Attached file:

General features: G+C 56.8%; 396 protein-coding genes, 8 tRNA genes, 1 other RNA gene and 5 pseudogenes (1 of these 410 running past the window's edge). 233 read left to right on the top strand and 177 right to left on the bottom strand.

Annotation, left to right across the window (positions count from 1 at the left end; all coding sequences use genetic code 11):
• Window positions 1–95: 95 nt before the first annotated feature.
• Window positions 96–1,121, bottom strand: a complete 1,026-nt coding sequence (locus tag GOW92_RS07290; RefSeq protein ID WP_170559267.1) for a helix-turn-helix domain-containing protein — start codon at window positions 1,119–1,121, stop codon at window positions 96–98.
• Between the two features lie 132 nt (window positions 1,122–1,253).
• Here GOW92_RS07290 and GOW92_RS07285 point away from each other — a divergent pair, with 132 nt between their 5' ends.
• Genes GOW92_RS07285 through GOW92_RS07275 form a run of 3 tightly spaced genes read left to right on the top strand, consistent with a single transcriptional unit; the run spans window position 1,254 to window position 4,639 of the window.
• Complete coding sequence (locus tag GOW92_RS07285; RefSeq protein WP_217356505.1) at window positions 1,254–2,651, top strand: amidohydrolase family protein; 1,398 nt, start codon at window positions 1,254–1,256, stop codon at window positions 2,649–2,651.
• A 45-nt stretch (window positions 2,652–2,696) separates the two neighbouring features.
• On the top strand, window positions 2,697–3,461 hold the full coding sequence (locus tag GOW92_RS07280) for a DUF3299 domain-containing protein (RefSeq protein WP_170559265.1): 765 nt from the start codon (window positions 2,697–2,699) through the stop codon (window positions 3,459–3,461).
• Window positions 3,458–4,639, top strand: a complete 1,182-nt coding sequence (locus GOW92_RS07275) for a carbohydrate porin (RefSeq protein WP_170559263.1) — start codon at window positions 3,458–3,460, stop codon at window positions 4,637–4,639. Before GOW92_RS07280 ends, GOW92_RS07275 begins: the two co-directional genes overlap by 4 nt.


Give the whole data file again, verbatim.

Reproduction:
General features: G+C 56.8%; 396 protein-coding genes, 8 tRNA genes, 1 other RNA gene and 5 pseudogenes (1 of these 410 running past the window's edge). 233 read left to right on the top strand and 177 right to left on the bottom strand.

Annotation, left to right across the window (positions count from 1 at the left end; all coding sequences use genetic code 11):
• Window positions 1–95: 95 nt before the first annotated feature.
• Window positions 96–1,121, bottom strand: a complete 1,026-nt coding sequence (locus tag GOW92_RS07290; RefSeq protein ID WP_170559267.1) for a helix-turn-helix domain-containing protein — start codon at window positions 1,119–1,121, stop codon at window positions 96–98.
• Between the two features lie 132 nt (window positions 1,122–1,253).
• Here GOW92_RS07290 and GOW92_RS07285 point away from each other — a divergent pair, with 132 nt between their 5' ends.
• Genes GOW92_RS07285 through GOW92_RS07275 form a run of 3 tightly spaced genes read left to right on the top strand, consistent with a single transcriptional unit; the run spans window position 1,254 to window position 4,639 of the window.
• Complete coding sequence (locus tag GOW92_RS07285; RefSeq protein WP_217356505.1) at window positions 1,254–2,651, top strand: amidohydrolase family protein; 1,398 nt, start codon at window positions 1,254–1,256, stop codon at window positions 2,649–2,651.
• A 45-nt stretch (window positions 2,652–2,696) separates the two neighbouring features.
• On the top strand, window positions 2,697–3,461 hold the full coding sequence (locus tag GOW92_RS07280) for a DUF3299 domain-containing protein (RefSeq protein WP_170559265.1): 765 nt from the start codon (window positions 2,697–2,699) through the stop codon (window positions 3,459–3,461).
• Window positions 3,458–4,639, top strand: a complete 1,182-nt coding sequence (locus GOW92_RS07275) for a carbohydrate porin (RefSeq protein WP_170559263.1) — start codon at window positions 3,458–3,460, stop codon at window positions 4,637–4,639. Before GOW92_RS07280 ends, GOW92_RS07275 begins: the two co-directional genes overlap by 4 nt.